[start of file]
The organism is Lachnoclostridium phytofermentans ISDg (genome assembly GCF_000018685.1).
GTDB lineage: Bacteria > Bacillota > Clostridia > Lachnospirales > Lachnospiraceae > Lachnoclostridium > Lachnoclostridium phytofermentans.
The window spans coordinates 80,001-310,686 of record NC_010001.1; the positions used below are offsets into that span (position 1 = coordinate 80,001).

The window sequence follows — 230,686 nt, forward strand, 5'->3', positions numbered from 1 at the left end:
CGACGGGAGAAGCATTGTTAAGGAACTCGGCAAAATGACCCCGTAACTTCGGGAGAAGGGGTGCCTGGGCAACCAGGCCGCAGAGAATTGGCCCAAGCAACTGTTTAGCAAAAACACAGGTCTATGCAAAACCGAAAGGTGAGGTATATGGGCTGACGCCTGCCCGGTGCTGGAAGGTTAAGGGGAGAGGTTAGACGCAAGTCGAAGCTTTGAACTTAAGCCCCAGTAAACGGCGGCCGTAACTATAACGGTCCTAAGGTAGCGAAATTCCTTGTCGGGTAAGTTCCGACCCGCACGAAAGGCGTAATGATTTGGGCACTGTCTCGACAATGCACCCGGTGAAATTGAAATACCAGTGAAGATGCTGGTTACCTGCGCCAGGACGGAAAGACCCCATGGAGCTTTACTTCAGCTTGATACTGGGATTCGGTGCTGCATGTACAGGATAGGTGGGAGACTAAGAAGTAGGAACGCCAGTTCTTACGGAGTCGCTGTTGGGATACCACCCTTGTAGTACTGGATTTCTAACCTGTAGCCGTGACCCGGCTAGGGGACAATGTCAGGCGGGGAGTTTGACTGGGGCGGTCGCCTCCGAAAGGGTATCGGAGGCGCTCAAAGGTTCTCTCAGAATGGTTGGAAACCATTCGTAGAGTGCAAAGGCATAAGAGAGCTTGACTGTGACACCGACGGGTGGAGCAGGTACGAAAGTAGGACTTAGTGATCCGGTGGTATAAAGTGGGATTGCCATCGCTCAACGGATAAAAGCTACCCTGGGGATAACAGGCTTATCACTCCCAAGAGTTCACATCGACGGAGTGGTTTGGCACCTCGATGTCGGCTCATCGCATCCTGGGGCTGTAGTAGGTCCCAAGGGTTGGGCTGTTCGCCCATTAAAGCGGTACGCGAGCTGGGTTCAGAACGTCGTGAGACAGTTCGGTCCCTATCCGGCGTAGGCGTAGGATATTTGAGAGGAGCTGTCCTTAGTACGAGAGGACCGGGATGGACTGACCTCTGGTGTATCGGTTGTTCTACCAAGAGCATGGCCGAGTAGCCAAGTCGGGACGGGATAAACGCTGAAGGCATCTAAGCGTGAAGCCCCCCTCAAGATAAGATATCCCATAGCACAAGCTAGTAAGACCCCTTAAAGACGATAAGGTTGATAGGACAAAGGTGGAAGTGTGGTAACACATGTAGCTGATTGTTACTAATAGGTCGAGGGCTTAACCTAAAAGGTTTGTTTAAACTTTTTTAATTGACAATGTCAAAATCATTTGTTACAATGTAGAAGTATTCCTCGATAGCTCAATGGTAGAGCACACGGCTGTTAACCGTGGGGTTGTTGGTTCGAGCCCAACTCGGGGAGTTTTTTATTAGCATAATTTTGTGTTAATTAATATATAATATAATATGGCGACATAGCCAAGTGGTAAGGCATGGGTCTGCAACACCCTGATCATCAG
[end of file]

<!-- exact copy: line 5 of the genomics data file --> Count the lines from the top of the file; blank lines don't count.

CGACGGGAGAAGCATTGTTAAGGAACTCGGCAAAATGACCCCGTAACTTCGGGAGAAGGGGTGCCTGGGCAACCAGGCCGCAGAGAATTGGCCCAAGCAACTGTTTAGCAAAAACACAGGTCTATGCAAAACCGAAAGGTGAGGTATATGGGCTGACGCCTGCCCGGTGCTGGAAGGTTAAGGGGAGAGGTTAGACGCAAGTCGAAGCTTTGAACTTAAGCCCCAGTAAACGGCGGCCGTAACTATAACGGTCCTAAGGTAGCGAAATTCCTTGTCGGGTAAGTTCCGACCCGCACGAAAGGCGTAATGATTTGGGCACTGTCTCGACAATGCACCCGGTGAAATTGAAATACCAGTGAAGATGCTGGTTACCTGCGCCAGGACGGAAAGACCCCATGGAGCTTTACTTCAGCTTGATACTGGGATTCGGTGCTGCATGTACAGGATAGGTGGGAGACTAAGAAGTAGGAACGCCAGTTCTTACGGAGTCGCTGTTGGGATACCACCCTTGTAGTACTGGATTTCTAACCTGTAGCCGTGACCCGGCTAGGGGACAATGTCAGGCGGGGAGTTTGACTGGGGCGGTCGCCTCCGAAAGGGTATCGGAGGCGCTCAAAGGTTCTCTCAGAATGGTTGGAAACCATTCGTAGAGTGCAAAGGCATAAGAGAGCTTGACTGTGACACCGACGGGTGGAGCAGGTACGAAAGTAGGACTTAGTGATCCGGTGGTATAAAGTGGGATTGCCATCGCTCAACGGATAAAAGCTACCCTGGGGATAACAGGCTTATCACTCCCAAGAGTTCACATCGACGGAGTGGTTTGGCACCTCGATGTCGGCTCATCGCATCCTGGGGCTGTAGTAGGTCCCAAGGGTTGGGCTGTTCGCCCATTAAAGCGGTACGCGAGCTGGGTTCAGAACGTCGTGAGACAGTTCGGTCCCTATCCGGCGTAGGCGTAGGATATTTGAGAGGAGCTGTCCTTAGTACGAGAGGACCGGGATGGACTGACCTCTGGTGTATCGGTTGTTCTACCAAGAGCATGGCCGAGTAGCCAAGTCGGGACGGGATAAACGCTGAAGGCATCTAAGCGTGAAGCCCCCCTCAAGATAAGATATCCCATAGCACAAGCTAGTAAGACCCCTTAAAGACGATAAGGTTGATAGGACAAAGGTGGAAGTGTGGTAACACATGTAGCTGATTGTTACTAATAGGTCGAGGGCTTAACCTAAAAGGTTTGTTTAAACTTTTTTAATTGACAATGTCAAAATCATTTGTTACAATGTAGAAGTATTCCTCGATAGCTCAATGGTAGAGCACACGGCTGTTAACCGTGGGGTTGTTGGTTCGAGCCCAACTCGGGGAGTTTTTTATTAGCATAATTTTGTGTTAATTAATATATAATATAATATGGCGACATAGCCAAGTGGTAAGGCATGGGTCTGCAACACCCTGATCATCAG